I’m still working my way through all my travel photos, so my posts over the next few weeks will primarily focus on current happenings (what I’m cooking at home and restaurants that I’m discovering here in Toronto). But don’t worry, all the information and reviews of the things that I ate and experienced during my 3-month trip through New Zealand and South East Asia will be coming soon!
|For today’s post, I’d like to share a recipe that my mom made for me when I last visited her in Ottawa. She got the recipe from Chatelaine magazine, but it comes from Julie Daniluk’s Meals That Heal Inflammation cookbook.I love how fresh and healthy this dish tastes! In fact, I love it so much that I’ve already made it 3 or 4 times this month. It’s a total “keeper” for me and I hope it will be for you as well.|
I haven’t found any raw almond butter yet, so I used this roasted almond and cashew blend instead. So in my case, this salad isn’t 100% raw. However, I did manage to find this huge bottle of raw organic agave nectar at Homesense for $12.99 though. Score!
|You’ll need a spiralizer, mandoline or julienne vegetable peeler in order to make the veggie “noodles”. I’m normally not a big fan of kitchen gadgets, but I use these all the time and think they’re a good investment for any vegetarian/vegan, or anyone looking to eat more vegetables. Otherwise, check out my Raw Vegan Alfredo Sauce with Zucchini Noodles post to learn how to make wide Fettucine noodles with a regular vegetable peeler. I used my julienne peeler for this recipe, and my mom gave me this special mandoline glove that prevents me from cutting myself when I use it.|
- If you make the dressing first, and then toss the veggies on top, this becomes a one-pot meal.
- I’ve doubled the recipe, because I find that even doubled, it only makes 2-3 servings.
- The original recipe called for raw honey, but I’ve made it vegan by using raw agave or maple syrup.
- I didn’t find any fresh sprouts, but this was still delicious, so I’ve marked them as optional below.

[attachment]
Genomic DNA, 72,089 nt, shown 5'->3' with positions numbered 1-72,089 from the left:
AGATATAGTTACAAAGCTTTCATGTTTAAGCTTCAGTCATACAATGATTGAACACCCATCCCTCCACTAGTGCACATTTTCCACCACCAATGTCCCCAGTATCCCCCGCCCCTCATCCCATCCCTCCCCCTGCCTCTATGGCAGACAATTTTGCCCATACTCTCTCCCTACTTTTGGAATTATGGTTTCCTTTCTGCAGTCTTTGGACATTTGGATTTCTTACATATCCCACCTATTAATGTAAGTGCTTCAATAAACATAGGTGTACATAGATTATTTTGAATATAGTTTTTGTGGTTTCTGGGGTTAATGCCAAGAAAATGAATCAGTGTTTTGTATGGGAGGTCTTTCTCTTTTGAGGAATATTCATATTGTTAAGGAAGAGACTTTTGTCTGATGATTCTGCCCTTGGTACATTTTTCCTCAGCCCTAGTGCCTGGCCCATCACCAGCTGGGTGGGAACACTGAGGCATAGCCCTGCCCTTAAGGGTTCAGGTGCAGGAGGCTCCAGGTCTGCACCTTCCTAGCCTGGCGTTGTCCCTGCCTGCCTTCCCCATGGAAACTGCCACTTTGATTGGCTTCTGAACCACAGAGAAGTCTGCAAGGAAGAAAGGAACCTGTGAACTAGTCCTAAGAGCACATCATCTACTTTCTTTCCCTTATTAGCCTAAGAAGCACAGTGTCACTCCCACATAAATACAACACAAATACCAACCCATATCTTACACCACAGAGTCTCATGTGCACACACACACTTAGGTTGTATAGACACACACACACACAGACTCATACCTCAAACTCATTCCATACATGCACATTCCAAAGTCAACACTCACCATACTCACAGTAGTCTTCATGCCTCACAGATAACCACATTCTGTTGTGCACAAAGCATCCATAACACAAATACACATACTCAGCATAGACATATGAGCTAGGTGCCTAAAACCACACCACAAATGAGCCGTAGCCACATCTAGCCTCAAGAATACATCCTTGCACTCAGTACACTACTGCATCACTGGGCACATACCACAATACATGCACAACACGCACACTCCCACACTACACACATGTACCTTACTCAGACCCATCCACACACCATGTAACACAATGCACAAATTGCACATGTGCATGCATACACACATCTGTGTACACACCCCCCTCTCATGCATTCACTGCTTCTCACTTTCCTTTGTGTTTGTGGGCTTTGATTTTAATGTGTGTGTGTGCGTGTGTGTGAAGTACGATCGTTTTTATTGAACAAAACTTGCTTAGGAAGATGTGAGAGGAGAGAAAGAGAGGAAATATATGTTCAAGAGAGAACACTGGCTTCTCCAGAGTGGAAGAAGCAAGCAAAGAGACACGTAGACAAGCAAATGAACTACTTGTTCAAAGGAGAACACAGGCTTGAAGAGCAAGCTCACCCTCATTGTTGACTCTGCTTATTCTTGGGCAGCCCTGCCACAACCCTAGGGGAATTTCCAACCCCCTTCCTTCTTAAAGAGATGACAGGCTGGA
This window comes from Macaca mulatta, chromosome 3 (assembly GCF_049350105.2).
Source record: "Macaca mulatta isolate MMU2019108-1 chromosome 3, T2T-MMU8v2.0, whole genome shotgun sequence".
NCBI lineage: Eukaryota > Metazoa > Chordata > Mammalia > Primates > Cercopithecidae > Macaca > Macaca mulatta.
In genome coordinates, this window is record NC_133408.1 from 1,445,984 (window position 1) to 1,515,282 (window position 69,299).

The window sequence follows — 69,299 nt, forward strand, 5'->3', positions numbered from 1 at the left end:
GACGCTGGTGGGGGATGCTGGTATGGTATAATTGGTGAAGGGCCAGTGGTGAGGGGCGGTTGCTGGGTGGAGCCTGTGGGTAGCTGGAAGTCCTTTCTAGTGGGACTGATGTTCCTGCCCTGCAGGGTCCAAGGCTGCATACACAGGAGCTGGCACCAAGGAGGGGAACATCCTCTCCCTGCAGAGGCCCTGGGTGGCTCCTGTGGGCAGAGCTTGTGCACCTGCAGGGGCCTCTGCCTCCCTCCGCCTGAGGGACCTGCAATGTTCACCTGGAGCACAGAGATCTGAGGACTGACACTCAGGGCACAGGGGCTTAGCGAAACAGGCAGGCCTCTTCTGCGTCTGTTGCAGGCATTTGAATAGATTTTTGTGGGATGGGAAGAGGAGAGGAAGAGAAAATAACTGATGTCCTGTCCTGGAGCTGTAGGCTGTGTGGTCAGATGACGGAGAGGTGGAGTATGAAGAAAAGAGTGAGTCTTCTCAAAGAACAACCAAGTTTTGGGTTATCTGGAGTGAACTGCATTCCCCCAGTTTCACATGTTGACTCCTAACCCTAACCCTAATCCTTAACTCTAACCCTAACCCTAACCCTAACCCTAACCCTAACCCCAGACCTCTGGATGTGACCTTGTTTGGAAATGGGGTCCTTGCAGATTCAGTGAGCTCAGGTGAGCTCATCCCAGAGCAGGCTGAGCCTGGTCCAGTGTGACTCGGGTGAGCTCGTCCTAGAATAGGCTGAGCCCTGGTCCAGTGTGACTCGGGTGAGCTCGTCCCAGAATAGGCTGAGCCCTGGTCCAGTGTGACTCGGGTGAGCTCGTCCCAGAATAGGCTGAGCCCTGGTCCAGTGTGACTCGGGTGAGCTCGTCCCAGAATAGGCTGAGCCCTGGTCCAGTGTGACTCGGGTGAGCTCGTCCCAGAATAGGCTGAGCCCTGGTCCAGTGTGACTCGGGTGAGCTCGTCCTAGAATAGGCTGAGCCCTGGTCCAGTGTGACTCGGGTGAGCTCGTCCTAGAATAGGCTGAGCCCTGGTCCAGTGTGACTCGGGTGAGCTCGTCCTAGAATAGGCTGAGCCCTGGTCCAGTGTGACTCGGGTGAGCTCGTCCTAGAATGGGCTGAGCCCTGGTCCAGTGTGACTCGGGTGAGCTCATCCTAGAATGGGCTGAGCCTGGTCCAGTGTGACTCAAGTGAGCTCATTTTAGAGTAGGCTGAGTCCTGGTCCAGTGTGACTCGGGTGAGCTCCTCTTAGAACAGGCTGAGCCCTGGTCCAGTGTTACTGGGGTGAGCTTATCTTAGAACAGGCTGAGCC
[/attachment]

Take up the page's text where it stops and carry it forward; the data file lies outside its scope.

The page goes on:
- I also like serving this with crushed peanuts and chopped cilantro, so I’ve added them as options too.
- As the directions indicate, it’s definitely better after a few hours in the fridge, however, if you leave it at room temperature for about 15 minutes, it should also help to soften-up the veggies and combine the flavors.
February 27, 2013 – I sometimes like to add tofu to this dish. I simply cut up 250g of organic tofu and lightly fry it in some sesame oil and tamari sauce. I tend to leave-out the cauliflower when I do this. It no longer makes the dish 100% raw, but I like the additional protein punch it delivers this way.
Also, once the sauce has had a chance to break-down the veggies a little bit, I’ve noticed that there’s quite a bit of it left over. I’ve therefore updated the recipe to use 3 carrots and zucchinis instead of 2. I’ve also increased the serving size to 3. Less waste + more servings = even better recipe :)
- 3 medium zucchinis
- 3 large carrots
- 2 green onions, chopped
- 1 cup shredded purple cabbage
- 1 cup cauliflower florets
- 1 cup mung bean sprouts or radish sprouts (spicy) (optional)
- ½ cup crushed peanuts (optional)
- ½ cup chopped fresh coriander/cilantro (optional)
- Use a spiralizer (or mandolin or vegetable peeler) to create noodles from the carrot and zucchini. Place them in a large mixing bowl and top with the other vegetables.
- Whisk sauce ingredients in a bowl. The sauce will be thick, but will thin out after it’s mixed with the vegetables.
- Pour the sauce over the vegetables and toss. Best after 1 day in the fridge.